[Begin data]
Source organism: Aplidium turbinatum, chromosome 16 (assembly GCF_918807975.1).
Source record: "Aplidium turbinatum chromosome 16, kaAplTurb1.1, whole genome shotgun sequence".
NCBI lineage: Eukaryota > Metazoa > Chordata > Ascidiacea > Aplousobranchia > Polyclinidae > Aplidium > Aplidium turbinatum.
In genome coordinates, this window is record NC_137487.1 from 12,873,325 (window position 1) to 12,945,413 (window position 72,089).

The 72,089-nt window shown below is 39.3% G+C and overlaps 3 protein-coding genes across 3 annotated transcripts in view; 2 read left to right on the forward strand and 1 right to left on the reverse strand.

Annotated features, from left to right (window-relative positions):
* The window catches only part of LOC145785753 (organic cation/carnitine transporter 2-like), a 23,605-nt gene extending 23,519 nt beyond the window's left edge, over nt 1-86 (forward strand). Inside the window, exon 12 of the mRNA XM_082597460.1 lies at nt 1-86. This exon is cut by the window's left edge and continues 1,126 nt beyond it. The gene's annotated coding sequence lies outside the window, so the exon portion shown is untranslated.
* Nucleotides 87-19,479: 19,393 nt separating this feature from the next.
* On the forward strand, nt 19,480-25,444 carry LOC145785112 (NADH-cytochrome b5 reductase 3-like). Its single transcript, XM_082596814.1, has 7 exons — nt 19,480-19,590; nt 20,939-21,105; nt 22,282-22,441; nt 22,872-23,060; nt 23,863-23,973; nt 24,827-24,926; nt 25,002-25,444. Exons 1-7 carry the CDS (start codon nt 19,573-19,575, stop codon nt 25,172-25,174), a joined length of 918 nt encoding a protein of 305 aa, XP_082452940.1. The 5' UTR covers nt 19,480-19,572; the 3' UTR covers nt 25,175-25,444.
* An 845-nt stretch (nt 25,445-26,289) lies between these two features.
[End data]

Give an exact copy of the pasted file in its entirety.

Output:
Source organism: Aplidium turbinatum, chromosome 16 (assembly GCF_918807975.1).
Source record: "Aplidium turbinatum chromosome 16, kaAplTurb1.1, whole genome shotgun sequence".
NCBI lineage: Eukaryota > Metazoa > Chordata > Ascidiacea > Aplousobranchia > Polyclinidae > Aplidium > Aplidium turbinatum.
In genome coordinates, this window is record NC_137487.1 from 12,873,325 (window position 1) to 12,945,413 (window position 72,089).

The 72,089-nt window shown below is 39.3% G+C and overlaps 3 protein-coding genes across 3 annotated transcripts in view; 2 read left to right on the forward strand and 1 right to left on the reverse strand.

Annotated features, from left to right (window-relative positions):
* The window catches only part of LOC145785753 (organic cation/carnitine transporter 2-like), a 23,605-nt gene extending 23,519 nt beyond the window's left edge, over nt 1-86 (forward strand). Inside the window, exon 12 of the mRNA XM_082597460.1 lies at nt 1-86. This exon is cut by the window's left edge and continues 1,126 nt beyond it. The gene's annotated coding sequence lies outside the window, so the exon portion shown is untranslated.
* Nucleotides 87-19,479: 19,393 nt separating this feature from the next.
* On the forward strand, nt 19,480-25,444 carry LOC145785112 (NADH-cytochrome b5 reductase 3-like). Its single transcript, XM_082596814.1, has 7 exons — nt 19,480-19,590; nt 20,939-21,105; nt 22,282-22,441; nt 22,872-23,060; nt 23,863-23,973; nt 24,827-24,926; nt 25,002-25,444. Exons 1-7 carry the CDS (start codon nt 19,573-19,575, stop codon nt 25,172-25,174), a joined length of 918 nt encoding a protein of 305 aa, XP_082452940.1. The 5' UTR covers nt 19,480-19,572; the 3' UTR covers nt 25,175-25,444.
* An 845-nt stretch (nt 25,445-26,289) lies between these two features.